“‘Why now? Why do an interview with CCM now?’ That question kept me up last night,” wrote lead singer Jon Foreman in an e-mail to me four days after my interview with his band Switchfoot. Indeed, brief pleasantries aside, that had been the very first topic I raised with my old friend and his four bandmates after firing up my recorder.

It was the kind of direct questioning that “Interview 101” courses will tell you to save for the second half of your on-the-record conversations. Something about helping interviewees feel relaxed, and, thus, more open and whatnot. Me? Then and there? I was banking on history – intangibles such as familiarity, friendship, integrity and, indeed, our common faith.

I first met Switchfoot’s founding members – brothers Jon and Tim Foreman and Chad Butler – in late 1996. I liked them immediately. A lot.

Sadly, I can’t say the same thing about their music. As the PR guy for Charlie Peacock’s re:think label, I had been eager to see who we would sign as the follow-up to our beloved and wildly talented Sarah Masen. My introduction to this next new artist came when Peacock played our staff a VHS tape featuring live performance footage of a young Switchfoot, known then as “Chin Up.” I was baffled. This was what our tiny familial label would bank much of its future on? Three words said it all: neighborhood garage band. Emphasis on neighborhood. While it won’t bode well for my reputation as a music critic, I confess here that I didn’t begin to see Switchfoot’s potential until I heard final mixes from the band’s Jimmie Lee Sloas-produced debut, "The Legend of Chin."

“I think it’s really important to [remember] the early days,” says Jon Foreman as I huddle with his band in the midst of their 33-city “Nothing Is Sound Spring Tour.” On this cool, overcast day in Hartford, Conn., the six of us had retreated to a large backstage room in The Webster Theater, where Switchfoot would be performing for a sold-out crowd of 1,250 people in a few hours. “When we signed with re:think,” Jon continues, “Tim was in high school, and Chad and I were in college. … We had a band in high school; that had generated some local interest, but we were never thinking we were going to get signed.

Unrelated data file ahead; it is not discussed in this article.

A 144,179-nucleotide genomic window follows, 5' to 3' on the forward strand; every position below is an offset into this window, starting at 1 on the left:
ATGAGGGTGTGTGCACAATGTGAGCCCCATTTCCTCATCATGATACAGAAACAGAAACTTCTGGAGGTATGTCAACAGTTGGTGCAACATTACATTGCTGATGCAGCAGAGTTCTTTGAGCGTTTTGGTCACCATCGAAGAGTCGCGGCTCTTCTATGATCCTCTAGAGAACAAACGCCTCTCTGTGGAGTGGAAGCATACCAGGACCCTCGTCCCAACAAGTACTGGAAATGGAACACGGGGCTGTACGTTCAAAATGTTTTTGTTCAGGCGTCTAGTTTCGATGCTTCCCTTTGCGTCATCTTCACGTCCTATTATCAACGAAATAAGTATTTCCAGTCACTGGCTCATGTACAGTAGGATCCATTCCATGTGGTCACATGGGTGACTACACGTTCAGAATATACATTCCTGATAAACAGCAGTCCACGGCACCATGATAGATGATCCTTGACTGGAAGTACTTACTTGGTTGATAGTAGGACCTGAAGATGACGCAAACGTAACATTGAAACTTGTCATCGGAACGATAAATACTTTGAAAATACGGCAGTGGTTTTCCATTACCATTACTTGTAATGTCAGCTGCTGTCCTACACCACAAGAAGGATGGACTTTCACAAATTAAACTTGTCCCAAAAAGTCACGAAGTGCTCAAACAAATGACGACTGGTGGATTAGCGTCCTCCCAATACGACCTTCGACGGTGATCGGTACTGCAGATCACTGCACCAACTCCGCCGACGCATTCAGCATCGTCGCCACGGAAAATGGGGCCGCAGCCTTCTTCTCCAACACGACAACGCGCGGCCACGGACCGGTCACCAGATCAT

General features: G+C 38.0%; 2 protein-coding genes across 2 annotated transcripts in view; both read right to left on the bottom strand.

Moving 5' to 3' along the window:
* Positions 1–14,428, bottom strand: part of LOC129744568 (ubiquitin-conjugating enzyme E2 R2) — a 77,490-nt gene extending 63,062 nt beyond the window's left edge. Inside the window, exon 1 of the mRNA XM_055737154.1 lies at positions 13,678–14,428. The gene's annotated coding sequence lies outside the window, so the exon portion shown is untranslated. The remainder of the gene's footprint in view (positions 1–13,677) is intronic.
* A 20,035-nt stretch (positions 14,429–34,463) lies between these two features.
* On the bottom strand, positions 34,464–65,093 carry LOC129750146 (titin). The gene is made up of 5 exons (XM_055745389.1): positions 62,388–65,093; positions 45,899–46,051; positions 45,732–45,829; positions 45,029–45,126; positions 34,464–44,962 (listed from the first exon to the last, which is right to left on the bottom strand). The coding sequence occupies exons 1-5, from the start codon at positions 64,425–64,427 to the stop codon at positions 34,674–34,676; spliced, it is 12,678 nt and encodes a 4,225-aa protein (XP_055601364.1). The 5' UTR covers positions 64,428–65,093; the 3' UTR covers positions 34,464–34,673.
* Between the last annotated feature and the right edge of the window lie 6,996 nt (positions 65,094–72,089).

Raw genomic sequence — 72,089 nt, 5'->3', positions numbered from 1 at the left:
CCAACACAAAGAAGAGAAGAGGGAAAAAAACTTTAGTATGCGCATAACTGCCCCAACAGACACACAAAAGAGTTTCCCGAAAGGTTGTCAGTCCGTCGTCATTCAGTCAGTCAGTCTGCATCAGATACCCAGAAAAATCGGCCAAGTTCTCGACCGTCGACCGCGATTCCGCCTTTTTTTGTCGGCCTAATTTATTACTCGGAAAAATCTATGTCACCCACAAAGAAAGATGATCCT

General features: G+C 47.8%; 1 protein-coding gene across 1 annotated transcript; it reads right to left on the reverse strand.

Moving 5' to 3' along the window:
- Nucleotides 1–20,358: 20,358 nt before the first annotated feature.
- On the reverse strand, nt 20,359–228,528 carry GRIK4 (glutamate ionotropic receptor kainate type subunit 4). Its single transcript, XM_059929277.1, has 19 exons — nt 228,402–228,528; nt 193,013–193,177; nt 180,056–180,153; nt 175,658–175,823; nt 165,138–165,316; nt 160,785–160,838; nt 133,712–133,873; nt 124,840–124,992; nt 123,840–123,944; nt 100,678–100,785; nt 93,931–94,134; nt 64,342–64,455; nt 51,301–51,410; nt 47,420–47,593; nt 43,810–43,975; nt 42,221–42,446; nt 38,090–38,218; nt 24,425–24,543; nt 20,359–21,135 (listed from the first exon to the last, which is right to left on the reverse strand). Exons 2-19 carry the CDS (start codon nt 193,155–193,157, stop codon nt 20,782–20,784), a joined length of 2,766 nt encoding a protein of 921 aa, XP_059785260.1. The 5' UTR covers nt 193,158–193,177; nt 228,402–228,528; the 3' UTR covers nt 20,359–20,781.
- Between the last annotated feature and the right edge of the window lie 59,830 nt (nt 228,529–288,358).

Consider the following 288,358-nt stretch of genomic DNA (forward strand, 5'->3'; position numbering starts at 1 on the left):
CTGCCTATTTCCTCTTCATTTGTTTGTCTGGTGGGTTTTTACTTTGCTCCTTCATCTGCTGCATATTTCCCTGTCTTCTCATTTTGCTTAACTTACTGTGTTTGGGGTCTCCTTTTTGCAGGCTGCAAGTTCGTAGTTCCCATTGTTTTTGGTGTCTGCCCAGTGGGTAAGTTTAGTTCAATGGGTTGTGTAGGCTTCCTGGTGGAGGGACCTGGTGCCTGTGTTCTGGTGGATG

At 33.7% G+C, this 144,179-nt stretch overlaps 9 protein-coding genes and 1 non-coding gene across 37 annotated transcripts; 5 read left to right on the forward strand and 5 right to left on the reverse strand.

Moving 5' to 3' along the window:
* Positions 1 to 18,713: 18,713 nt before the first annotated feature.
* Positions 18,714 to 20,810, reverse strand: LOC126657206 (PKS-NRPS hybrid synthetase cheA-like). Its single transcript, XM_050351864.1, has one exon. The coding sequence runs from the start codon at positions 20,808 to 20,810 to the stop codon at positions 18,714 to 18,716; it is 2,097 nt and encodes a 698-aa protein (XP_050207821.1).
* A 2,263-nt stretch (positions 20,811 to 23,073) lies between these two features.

“We were like, ‘Wow, this is legit; this indie startup is going to be great’ … Charlie [Peacock] flew out, and we recorded some stuff. He flew back to Nashville, and the tapes got lost with his luggage. So, it’s probably because of that that we got signed, ‘cause we were pretty green!”

As Peacock prepared to sign Switchfoot to re:think, he became increasingly aware of his label’s financial need for “deeper pockets.” Thus, he sold the company to Sparrow Records, who, in turn, moved re:think’s operations in-house. Since “operations” did not equate to “staff,” I set out to pursue other record label adventures and never had the chance to represent Switchfoot.

At the time of Switchfoot’s signing, the Christian music world wasn’t even on the group’s radar. Sure, Chad’s father had been a member of the ’70s “Jesus Music” band Parable, and Jon and Tim were the sons of a pastor; but they had no awareness of the industry or most of its artists.

“Our heroes were bands in San Diego like Heavy Vegetable and Three Mile Pilot – bands we thought were huge because they sold 30,000 records and toured outside of California,” explains Jon. “We had no idea that Nashville existed as far as gospel music is concerned. There was no Christian radio in San Diego, so we were never exposed to it. So when re:think approached us, we were thinking, ‘Oh man, there are people out there that are like us – people who are playing clubs and bars and churches.’”